On Wednesday, 14 March 2018, Data61 and the Australian Digital Commerce Association hosted an educational session with Dr Robert (Bob) Kahn, co-inventor of the fundamental internet protocol TCP/IP.
During this event, Dr Kahn enlightened the audience with his deep knowledge of the internet and insight into future opportunities and challenges. He also provided an outline of the Digital Object Architecture (DOA) and its importance in underpinning many emerging areas of information management.
For more information about Dr Kahn and his presentation at this event, please see the below biography and presentation slides. Data61 Presentation 3-14-18
BIOGRAPGHY: Dr Robert E. Kahn
Dr. Robert E. Kahn is Chairman, CEO and President of the Corporation for National Research Initiatives (CNRI), CNRI was created as a not-for-profit organization to provide leadership and funding for research and development of the National Information Infrastructure.
After receiving his Ph.D. degree from Princeton University in 1964, during which time he worked on the Technical Staff at Bell Laboratories, he became an Assistant Professor of Electrical Engineering at MIT. He took a leave of absence from MIT to join Bolt Beranek and Newman, where he was responsible for the system design of the Arpanet, the first packet-switched network. In 1972 he moved to DARPA and subsequently became Director of DARPA’s Information Processing Techniques Office (IPTO). Dr. Kahn conceived the idea of open-architecture networking. He is a co-inventor of the TCP/IP protocols and was responsible for originating DARPA’s Internet Program.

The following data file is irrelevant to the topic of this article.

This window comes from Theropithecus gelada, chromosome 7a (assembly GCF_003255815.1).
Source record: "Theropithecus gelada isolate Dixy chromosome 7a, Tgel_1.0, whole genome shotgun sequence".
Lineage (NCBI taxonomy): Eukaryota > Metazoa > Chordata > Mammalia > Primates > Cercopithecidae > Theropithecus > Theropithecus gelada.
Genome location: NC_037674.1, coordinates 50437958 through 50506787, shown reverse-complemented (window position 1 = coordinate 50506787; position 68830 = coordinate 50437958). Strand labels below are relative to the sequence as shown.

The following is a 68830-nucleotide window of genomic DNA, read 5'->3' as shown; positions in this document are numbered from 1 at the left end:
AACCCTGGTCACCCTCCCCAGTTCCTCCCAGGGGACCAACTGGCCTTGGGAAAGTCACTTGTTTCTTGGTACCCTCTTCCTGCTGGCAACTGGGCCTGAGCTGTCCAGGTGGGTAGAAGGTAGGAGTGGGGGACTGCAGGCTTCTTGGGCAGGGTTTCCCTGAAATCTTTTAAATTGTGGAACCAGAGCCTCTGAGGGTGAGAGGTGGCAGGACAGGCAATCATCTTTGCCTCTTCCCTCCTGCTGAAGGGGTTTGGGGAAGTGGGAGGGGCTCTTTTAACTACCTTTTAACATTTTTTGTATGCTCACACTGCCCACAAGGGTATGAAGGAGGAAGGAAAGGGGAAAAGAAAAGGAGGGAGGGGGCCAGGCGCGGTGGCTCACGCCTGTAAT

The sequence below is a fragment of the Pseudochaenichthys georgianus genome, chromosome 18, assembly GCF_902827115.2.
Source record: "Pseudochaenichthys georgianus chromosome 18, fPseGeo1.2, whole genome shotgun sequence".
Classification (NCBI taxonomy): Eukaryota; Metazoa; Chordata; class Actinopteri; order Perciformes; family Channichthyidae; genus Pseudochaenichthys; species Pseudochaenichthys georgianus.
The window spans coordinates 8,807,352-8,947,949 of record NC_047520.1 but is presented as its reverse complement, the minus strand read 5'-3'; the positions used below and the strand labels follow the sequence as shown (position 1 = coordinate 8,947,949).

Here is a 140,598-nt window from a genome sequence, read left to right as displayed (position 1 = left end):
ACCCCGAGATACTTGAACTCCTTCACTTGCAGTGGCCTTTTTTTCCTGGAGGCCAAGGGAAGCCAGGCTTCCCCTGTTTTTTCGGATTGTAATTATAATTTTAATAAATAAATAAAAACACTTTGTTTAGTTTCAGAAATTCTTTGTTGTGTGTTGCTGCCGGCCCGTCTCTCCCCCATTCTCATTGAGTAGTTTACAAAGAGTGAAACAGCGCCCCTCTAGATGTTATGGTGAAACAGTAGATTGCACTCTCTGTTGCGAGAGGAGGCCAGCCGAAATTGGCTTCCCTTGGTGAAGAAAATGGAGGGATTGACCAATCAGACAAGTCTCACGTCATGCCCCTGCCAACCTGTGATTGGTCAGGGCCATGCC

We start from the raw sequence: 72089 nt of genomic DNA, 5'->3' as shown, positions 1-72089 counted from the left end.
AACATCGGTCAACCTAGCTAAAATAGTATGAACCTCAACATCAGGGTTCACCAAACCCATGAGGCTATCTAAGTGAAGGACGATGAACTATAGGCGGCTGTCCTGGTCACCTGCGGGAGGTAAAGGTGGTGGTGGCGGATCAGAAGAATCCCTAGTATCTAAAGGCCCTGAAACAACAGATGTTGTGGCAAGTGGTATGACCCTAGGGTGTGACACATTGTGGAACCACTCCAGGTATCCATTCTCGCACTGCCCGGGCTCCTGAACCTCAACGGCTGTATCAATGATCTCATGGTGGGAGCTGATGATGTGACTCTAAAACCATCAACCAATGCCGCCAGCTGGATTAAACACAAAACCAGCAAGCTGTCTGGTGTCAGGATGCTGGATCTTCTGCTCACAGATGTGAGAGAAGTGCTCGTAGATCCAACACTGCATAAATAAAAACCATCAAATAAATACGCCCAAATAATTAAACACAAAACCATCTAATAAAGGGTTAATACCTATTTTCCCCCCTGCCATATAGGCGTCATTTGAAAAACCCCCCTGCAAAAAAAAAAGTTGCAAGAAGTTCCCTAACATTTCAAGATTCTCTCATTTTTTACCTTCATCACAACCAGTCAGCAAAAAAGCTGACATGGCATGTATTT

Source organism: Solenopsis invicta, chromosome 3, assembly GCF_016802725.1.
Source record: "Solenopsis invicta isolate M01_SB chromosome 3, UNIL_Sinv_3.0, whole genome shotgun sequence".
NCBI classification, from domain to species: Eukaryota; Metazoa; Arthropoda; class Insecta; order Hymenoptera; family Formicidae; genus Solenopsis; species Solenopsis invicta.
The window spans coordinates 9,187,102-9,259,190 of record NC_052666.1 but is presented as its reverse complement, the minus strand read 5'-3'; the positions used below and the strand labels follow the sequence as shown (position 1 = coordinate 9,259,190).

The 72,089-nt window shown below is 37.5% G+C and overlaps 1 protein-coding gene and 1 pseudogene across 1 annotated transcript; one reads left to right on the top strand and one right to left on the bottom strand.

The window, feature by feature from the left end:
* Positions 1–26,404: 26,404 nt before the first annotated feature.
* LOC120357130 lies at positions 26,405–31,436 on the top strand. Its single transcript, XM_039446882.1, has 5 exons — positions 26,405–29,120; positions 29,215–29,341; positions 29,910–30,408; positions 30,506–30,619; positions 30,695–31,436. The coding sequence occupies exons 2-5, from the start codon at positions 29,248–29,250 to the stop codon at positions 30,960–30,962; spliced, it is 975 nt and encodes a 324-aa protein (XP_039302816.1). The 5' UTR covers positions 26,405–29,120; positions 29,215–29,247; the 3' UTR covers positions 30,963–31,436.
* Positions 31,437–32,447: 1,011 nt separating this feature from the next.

Dr. Kahn has been developing the concept of a digital object architecture, which he will be discussing today. This architecture providesa framework for interoperability of heterogeneous information systems. It is widely used – such as the Digital Object Identifier (DOI). He will also be commenting on the notion of blockchains being a particular application of this architecture.
Dr. Kahn is a member of the National Academy of Engineering and the National Academy of Sciences, a Fellow of the IEEE, a Fellow of AAAI, a Fellow of ACM and has received many awards for his work – too many to mention. He has twice received the 1997 National Medal of Technology, the 2001 Charles Stark Draper Prize from the National Academy of Engineering, the 2002 Prince of Asturias Award, and the 2004 A. M. Turing Award from the Association for Computing Machinery. He was inducted into the National Inventors Hall of Fame in May 2006, and awarded the Japan Prize for his work in “Information Communication Theory and Technology” in 2008. He received the Harold Pender Award from the University of Pennsylvania in 2010 and the Queen Elizabeth Prize for Engineering in 2013.
Dr. Kahn has received honorary degrees from numerous universities around the world